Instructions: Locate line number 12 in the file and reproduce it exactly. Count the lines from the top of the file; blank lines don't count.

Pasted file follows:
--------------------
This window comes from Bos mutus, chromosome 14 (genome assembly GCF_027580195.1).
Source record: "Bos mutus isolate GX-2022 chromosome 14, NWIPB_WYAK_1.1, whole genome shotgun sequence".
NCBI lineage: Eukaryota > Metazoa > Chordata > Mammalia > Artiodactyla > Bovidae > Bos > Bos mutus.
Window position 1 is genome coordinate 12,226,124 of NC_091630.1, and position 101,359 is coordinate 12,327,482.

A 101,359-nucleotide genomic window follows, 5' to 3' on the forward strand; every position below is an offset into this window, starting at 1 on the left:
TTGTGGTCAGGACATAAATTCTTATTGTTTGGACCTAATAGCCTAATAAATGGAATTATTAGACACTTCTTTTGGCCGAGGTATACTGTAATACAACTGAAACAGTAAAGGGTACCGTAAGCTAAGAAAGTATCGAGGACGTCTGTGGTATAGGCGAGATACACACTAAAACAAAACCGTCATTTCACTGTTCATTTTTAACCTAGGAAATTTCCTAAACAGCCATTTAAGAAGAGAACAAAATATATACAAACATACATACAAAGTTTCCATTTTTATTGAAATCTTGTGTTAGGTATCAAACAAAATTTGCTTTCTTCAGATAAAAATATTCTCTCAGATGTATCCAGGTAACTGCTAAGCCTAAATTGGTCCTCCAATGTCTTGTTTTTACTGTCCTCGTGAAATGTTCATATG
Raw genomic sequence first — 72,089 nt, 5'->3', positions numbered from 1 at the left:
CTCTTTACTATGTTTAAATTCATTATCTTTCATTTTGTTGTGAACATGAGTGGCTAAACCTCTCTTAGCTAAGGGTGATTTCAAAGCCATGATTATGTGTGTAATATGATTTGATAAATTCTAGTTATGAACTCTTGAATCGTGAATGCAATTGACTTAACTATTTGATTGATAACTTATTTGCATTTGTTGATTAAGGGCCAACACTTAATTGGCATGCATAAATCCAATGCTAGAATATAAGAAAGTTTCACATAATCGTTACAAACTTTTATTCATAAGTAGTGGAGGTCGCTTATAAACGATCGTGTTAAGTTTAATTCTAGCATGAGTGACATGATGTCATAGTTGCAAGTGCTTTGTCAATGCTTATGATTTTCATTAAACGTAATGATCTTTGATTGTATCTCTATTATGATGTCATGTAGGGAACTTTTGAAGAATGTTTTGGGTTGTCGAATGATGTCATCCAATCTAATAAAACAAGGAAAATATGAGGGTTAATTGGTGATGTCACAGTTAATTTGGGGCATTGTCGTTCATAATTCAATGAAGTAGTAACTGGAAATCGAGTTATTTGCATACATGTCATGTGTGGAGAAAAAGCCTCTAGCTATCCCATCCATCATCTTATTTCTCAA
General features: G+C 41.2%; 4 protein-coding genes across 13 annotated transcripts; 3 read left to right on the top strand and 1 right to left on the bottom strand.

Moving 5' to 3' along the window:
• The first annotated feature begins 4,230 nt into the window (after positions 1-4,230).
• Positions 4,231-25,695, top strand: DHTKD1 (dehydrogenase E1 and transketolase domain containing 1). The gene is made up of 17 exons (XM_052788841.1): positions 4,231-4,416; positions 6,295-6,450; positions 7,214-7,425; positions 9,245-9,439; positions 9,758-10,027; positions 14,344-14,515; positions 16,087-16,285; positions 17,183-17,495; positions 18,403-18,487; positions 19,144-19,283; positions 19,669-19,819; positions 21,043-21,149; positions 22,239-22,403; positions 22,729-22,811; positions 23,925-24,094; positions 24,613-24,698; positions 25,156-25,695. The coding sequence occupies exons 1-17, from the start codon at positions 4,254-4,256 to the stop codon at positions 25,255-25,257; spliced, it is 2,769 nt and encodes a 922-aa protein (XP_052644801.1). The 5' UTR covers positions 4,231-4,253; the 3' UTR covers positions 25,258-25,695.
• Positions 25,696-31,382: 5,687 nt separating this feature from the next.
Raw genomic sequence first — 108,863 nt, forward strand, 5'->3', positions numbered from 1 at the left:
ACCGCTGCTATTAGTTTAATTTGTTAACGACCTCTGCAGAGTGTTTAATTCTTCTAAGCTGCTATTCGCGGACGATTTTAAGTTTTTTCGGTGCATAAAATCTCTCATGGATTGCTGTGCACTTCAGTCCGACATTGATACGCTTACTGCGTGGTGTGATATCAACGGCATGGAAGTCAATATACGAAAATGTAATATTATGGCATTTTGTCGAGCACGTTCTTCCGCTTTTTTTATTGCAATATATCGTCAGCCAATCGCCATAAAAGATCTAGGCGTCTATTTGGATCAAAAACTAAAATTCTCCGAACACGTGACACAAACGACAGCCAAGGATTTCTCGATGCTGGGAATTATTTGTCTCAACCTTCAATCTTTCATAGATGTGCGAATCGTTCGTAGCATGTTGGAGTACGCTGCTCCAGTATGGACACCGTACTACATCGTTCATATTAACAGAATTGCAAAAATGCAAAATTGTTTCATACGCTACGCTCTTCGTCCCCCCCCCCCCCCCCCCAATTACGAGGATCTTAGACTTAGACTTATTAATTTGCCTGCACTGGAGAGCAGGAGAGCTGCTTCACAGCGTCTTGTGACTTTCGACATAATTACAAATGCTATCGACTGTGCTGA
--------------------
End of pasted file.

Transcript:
• Positions 4,231-25,695, top strand: DHTKD1 (dehydrogenase E1 and transketolase domain containing 1). The gene is made up of 17 exons (XM_052788841.1): positions 4,231-4,416; positions 6,295-6,450; positions 7,214-7,425; positions 9,245-9,439; positions 9,758-10,027; positions 14,344-14,515; positions 16,087-16,285; positions 17,183-17,495; positions 18,403-18,487; positions 19,144-19,283; positions 19,669-19,819; positions 21,043-21,149; positions 22,239-22,403; positions 22,729-22,811; positions 23,925-24,094; positions 24,613-24,698; positions 25,156-25,695. The coding sequence occupies exons 1-17, from the start codon at positions 4,254-4,256 to the stop codon at positions 25,255-25,257; spliced, it is 2,769 nt and encodes a 922-aa protein (XP_052644801.1). The 5' UTR covers positions 4,231-4,253; the 3' UTR covers positions 25,258-25,695.